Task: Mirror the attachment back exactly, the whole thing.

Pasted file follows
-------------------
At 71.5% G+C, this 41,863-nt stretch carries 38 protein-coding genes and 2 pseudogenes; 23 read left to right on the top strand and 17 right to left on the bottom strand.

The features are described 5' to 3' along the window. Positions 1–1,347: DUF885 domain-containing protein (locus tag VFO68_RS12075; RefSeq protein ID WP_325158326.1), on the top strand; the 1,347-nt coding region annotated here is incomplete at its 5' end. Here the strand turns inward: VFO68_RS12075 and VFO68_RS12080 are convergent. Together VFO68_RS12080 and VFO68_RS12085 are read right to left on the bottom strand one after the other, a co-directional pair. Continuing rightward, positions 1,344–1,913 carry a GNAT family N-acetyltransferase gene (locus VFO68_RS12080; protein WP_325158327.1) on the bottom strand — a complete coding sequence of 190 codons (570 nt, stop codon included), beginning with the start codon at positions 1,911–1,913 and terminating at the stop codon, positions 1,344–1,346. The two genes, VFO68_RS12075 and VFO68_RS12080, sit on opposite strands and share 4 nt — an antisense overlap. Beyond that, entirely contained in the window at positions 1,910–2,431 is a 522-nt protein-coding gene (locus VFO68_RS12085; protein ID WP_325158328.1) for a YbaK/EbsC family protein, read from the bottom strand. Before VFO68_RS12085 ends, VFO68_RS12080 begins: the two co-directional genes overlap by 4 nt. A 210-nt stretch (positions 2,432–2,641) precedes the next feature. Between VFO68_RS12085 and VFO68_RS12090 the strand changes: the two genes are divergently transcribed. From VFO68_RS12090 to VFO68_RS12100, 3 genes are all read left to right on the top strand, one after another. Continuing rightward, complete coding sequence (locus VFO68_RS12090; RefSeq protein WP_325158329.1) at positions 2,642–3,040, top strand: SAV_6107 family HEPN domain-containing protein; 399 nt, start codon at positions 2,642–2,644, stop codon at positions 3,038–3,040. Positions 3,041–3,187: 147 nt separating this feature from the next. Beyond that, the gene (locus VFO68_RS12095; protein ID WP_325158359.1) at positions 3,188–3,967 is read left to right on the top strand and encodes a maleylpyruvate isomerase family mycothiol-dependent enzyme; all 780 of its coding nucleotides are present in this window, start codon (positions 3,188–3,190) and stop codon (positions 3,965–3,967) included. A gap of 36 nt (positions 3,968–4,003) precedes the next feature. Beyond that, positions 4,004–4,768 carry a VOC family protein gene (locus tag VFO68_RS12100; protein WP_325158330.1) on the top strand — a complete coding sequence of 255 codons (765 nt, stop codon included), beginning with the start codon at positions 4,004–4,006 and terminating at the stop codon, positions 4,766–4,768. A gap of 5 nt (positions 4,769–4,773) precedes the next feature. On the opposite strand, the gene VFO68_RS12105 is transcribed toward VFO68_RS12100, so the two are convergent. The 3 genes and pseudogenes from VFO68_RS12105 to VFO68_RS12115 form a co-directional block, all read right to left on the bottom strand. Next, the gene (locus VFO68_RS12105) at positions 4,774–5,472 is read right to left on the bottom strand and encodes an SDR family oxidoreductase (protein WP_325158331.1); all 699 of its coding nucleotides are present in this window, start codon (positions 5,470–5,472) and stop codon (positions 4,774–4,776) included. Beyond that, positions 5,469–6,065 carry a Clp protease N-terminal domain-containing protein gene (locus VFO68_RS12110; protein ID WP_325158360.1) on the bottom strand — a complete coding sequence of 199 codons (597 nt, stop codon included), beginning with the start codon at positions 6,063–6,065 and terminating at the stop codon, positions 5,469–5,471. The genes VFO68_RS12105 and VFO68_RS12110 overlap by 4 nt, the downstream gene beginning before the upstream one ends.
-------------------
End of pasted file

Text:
At 71.5% G+C, this 41,863-nt stretch carries 38 protein-coding genes and 2 pseudogenes; 23 read left to right on the top strand and 17 right to left on the bottom strand.

The features are described 5' to 3' along the window. Positions 1–1,347: DUF885 domain-containing protein (locus tag VFO68_RS12075; RefSeq protein ID WP_325158326.1), on the top strand; the 1,347-nt coding region annotated here is incomplete at its 5' end. Here the strand turns inward: VFO68_RS12075 and VFO68_RS12080 are convergent. Together VFO68_RS12080 and VFO68_RS12085 are read right to left on the bottom strand one after the other, a co-directional pair. Continuing rightward, positions 1,344–1,913 carry a GNAT family N-acetyltransferase gene (locus VFO68_RS12080; protein WP_325158327.1) on the bottom strand — a complete coding sequence of 190 codons (570 nt, stop codon included), beginning with the start codon at positions 1,911–1,913 and terminating at the stop codon, positions 1,344–1,346. The two genes, VFO68_RS12075 and VFO68_RS12080, sit on opposite strands and share 4 nt — an antisense overlap. Beyond that, entirely contained in the window at positions 1,910–2,431 is a 522-nt protein-coding gene (locus VFO68_RS12085; protein ID WP_325158328.1) for a YbaK/EbsC family protein, read from the bottom strand. Before VFO68_RS12085 ends, VFO68_RS12080 begins: the two co-directional genes overlap by 4 nt. A 210-nt stretch (positions 2,432–2,641) precedes the next feature. Between VFO68_RS12085 and VFO68_RS12090 the strand changes: the two genes are divergently transcribed. From VFO68_RS12090 to VFO68_RS12100, 3 genes are all read left to right on the top strand, one after another. Continuing rightward, complete coding sequence (locus VFO68_RS12090; RefSeq protein WP_325158329.1) at positions 2,642–3,040, top strand: SAV_6107 family HEPN domain-containing protein; 399 nt, start codon at positions 2,642–2,644, stop codon at positions 3,038–3,040. Positions 3,041–3,187: 147 nt separating this feature from the next. Beyond that, the gene (locus VFO68_RS12095; protein ID WP_325158359.1) at positions 3,188–3,967 is read left to right on the top strand and encodes a maleylpyruvate isomerase family mycothiol-dependent enzyme; all 780 of its coding nucleotides are present in this window, start codon (positions 3,188–3,190) and stop codon (positions 3,965–3,967) included. A gap of 36 nt (positions 3,968–4,003) precedes the next feature. Beyond that, positions 4,004–4,768 carry a VOC family protein gene (locus tag VFO68_RS12100; protein WP_325158330.1) on the top strand — a complete coding sequence of 255 codons (765 nt, stop codon included), beginning with the start codon at positions 4,004–4,006 and terminating at the stop codon, positions 4,766–4,768. A gap of 5 nt (positions 4,769–4,773) precedes the next feature. On the opposite strand, the gene VFO68_RS12105 is transcribed toward VFO68_RS12100, so the two are convergent. The 3 genes and pseudogenes from VFO68_RS12105 to VFO68_RS12115 form a co-directional block, all read right to left on the bottom strand. Next, the gene (locus VFO68_RS12105) at positions 4,774–5,472 is read right to left on the bottom strand and encodes an SDR family oxidoreductase (protein WP_325158331.1); all 699 of its coding nucleotides are present in this window, start codon (positions 5,470–5,472) and stop codon (positions 4,774–4,776) included. Beyond that, positions 5,469–6,065 carry a Clp protease N-terminal domain-containing protein gene (locus VFO68_RS12110; protein ID WP_325158360.1) on the bottom strand — a complete coding sequence of 199 codons (597 nt, stop codon included), beginning with the start codon at positions 6,063–6,065 and terminating at the stop codon, positions 5,469–5,471. The genes VFO68_RS12105 and VFO68_RS12110 overlap by 4 nt, the downstream gene beginning before the upstream one ends.